In my last post, we talked about the fact that advocacy marketing was hot and trending again. We covered the nature of brand advocates, their personas, the business value they deliver and their influence. Today, we will expand on this topic and focus on how best to engage with advocates in a meaningful way.
Incenting advocate participation
Identifying brand advocates is a bit less complex these days. With all of the social platforms and tools, brands do not need to go further than their own backyards to find a pool of hand raisers. We can quickly monitor the nature of participation on our owned social assets to determine advocate type, brand affinity, purchase behavior, experience/expertise and influence.
The tricky part is that advocates are not created equal and they choose to participate in different ways. That is why a multi-faceted engagement strategy is important. Not everyone will blog or create stories—in fact, only a very small percentage behave that way. Some will spend an exorbitant amount of time lending their support and helping others in forums. Some folks simply comment or rate content, while others may be willing to share and amplify your message.
Understanding their behavior is the key to sustained engagement, because true advocates are not paid. You need to provide an experience that offers the types of rewards that will intrinsically motivate them to participate—and most importantly, to recommend and defend you. You can fulfill on their basic needs by:
· Providing exclusive access to products, news and other branded content they can’t get anywhere else
· Listening, soliciting and using (when possible) their input on your products and services, as well as the program itself
· Showcasing individual contributions (we call this microfame)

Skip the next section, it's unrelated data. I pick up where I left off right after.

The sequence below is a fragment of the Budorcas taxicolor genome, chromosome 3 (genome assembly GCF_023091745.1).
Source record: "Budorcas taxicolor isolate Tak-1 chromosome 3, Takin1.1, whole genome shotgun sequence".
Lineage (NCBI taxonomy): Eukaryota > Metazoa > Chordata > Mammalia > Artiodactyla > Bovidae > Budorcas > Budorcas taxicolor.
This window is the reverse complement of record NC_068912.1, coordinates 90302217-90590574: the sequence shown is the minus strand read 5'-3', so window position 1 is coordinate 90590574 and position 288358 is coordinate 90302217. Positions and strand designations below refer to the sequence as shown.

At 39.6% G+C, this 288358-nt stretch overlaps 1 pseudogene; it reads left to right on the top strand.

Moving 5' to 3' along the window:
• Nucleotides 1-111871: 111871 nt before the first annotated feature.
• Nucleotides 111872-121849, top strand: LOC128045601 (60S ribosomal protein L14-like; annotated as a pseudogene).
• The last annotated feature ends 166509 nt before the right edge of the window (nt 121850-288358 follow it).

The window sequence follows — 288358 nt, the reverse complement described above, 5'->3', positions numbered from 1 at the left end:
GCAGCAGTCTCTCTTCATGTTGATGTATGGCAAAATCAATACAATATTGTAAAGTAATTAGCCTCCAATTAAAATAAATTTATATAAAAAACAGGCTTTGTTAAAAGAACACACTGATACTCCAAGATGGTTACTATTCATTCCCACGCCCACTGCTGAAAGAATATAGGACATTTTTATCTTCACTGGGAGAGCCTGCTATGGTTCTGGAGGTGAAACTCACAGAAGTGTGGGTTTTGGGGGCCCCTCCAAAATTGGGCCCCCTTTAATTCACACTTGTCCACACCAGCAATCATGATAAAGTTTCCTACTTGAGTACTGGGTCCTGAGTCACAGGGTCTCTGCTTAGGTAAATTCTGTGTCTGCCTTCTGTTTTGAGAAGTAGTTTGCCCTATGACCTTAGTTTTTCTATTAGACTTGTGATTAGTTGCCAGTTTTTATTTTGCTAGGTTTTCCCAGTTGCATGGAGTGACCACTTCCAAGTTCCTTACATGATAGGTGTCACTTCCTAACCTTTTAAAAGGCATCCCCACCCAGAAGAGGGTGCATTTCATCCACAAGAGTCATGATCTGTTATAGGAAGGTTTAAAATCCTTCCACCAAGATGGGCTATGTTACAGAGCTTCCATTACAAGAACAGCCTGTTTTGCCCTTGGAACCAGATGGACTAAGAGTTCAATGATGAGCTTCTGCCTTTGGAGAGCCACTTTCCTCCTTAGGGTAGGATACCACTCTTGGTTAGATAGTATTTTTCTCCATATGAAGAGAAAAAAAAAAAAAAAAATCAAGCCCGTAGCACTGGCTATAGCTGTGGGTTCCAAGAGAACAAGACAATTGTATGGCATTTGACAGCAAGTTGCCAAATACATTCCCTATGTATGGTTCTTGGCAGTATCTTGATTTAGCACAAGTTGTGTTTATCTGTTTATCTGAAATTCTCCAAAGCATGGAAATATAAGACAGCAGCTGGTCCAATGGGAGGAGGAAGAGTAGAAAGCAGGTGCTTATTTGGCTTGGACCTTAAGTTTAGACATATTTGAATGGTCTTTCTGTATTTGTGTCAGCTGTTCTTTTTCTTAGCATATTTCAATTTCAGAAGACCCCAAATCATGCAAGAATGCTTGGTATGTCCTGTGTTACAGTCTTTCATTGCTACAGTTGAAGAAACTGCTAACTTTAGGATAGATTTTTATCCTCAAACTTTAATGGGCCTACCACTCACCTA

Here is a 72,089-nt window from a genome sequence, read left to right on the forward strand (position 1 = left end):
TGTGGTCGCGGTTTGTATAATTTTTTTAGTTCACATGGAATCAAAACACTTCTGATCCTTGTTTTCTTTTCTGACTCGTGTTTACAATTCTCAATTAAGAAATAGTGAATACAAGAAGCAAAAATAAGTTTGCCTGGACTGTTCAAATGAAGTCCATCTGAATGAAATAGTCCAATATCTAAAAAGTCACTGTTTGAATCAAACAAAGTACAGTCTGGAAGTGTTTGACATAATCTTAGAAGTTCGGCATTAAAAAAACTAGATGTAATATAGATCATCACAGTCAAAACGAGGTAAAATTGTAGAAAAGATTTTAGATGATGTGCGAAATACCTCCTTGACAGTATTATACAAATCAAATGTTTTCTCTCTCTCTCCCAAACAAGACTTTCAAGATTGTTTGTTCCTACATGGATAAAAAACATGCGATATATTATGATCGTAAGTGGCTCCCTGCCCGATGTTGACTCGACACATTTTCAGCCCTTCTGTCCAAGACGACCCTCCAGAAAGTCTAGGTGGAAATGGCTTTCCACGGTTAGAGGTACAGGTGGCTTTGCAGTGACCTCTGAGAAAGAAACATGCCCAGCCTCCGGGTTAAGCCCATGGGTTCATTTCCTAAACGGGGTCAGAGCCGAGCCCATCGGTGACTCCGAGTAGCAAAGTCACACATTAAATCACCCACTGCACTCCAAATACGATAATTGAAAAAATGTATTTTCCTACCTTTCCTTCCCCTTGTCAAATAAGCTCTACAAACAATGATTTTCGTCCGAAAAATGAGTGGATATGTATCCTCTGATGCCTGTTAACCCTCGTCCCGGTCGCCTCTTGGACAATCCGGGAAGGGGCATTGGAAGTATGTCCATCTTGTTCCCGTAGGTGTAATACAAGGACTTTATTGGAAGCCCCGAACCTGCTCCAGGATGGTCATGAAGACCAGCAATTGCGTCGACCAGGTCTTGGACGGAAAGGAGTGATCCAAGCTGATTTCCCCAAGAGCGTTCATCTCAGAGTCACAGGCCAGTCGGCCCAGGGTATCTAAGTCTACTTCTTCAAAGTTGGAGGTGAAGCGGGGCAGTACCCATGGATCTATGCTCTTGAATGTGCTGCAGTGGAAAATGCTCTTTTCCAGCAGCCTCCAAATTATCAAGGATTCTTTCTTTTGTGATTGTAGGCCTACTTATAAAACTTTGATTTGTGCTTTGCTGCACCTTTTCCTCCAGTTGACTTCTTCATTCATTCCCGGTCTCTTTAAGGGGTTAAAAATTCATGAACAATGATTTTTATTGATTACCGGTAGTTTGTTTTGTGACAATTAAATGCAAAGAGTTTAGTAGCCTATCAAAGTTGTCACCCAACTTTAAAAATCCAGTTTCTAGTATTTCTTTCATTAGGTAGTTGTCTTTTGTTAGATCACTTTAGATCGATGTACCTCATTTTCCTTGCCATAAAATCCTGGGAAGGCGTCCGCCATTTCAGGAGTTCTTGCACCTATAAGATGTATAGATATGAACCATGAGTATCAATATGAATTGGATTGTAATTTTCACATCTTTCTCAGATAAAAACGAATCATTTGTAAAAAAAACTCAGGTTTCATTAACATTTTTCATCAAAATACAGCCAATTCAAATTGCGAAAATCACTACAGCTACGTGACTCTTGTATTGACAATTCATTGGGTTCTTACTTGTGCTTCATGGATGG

· Allowing them to demonstrate their knowledge and expertise
· Providing a place for them to connect with each other
· Thanking them for all they do
Create your space
Look to your business requirements and make sure you have the appropriate platforms or tools. You will need some type of a centralized place to engage with them.
A component of the experience needs to be private, outside of the public eye. Here, you can issue program challenges and “asks,” like reviewing a product or sharing their story about X, Y or Z. At the same time, it gives them a feeling of exclusivity and you a secure place to divulge your choice of information.
A recognition or gamification system is a key best practice for an advocates program. It bubbles up top performers and confers a special status and identity for them.
Leverage mission appropriate tools. Do you need a recommendation engine, social CRM system, a referral program, content syndication function, social sharing, survey capabilities or blog aggregation tools?
Develop an engagement plan
To help you balance the needs of the business in terms of content, product teams, marketing, etc., develop an engagement calendar to organize and schedule activities, announcements and “asks.” This allows you to offer your advocates a variety of content and opportunities to suit many needs, including your stakeholders. Below is an example of an engagement calendar—as you can see, it can be simple in design.
There isn’t a magic formula for how often you should engage. You don’t want to be overwhelming, but at the same time, you want to establish a regular cadence. It is best to refresh your content and engagement “asks” on a weekly basis at a minimum. Be flexible, as you may want to change up your activities or topics for a week based on advocate feedback. Be transparent and have real conversations with your advocates. Don’t come off as overly promotional—it is all about humanizing your brand.
At the end of the day, engaging brand advocates is not an insurmountable task. You just need to be ready to commit to building and nurturing long-term relationships, pay off their needs and make it easy for them to do what they do best.
Please leave a comment if you have any ideas or thoughts on engaging advocates. Part 3 of this blog series will focus on measuring advocate impact and influence. See you then!
Jenny is a digital content strategist, who leads customer-centric engagements that focus on understanding B2B buying behaviors and developing custom roadmaps.
Her expertise is creating buyer personas and mapping digital content journeys to assess the multi-channel user experience. She helps clients operationalize plans across workstreams and identifies processes to create efficiencies in marketing operations. Jenny also has extensive time under her belt developing and managing customer advocacy programs and community building.
She has helped a diverse group of organizations including Cisco, VMware, Verizon, Microsoft, Dell, BMO Harris, Capital One and many others become more customer-centric.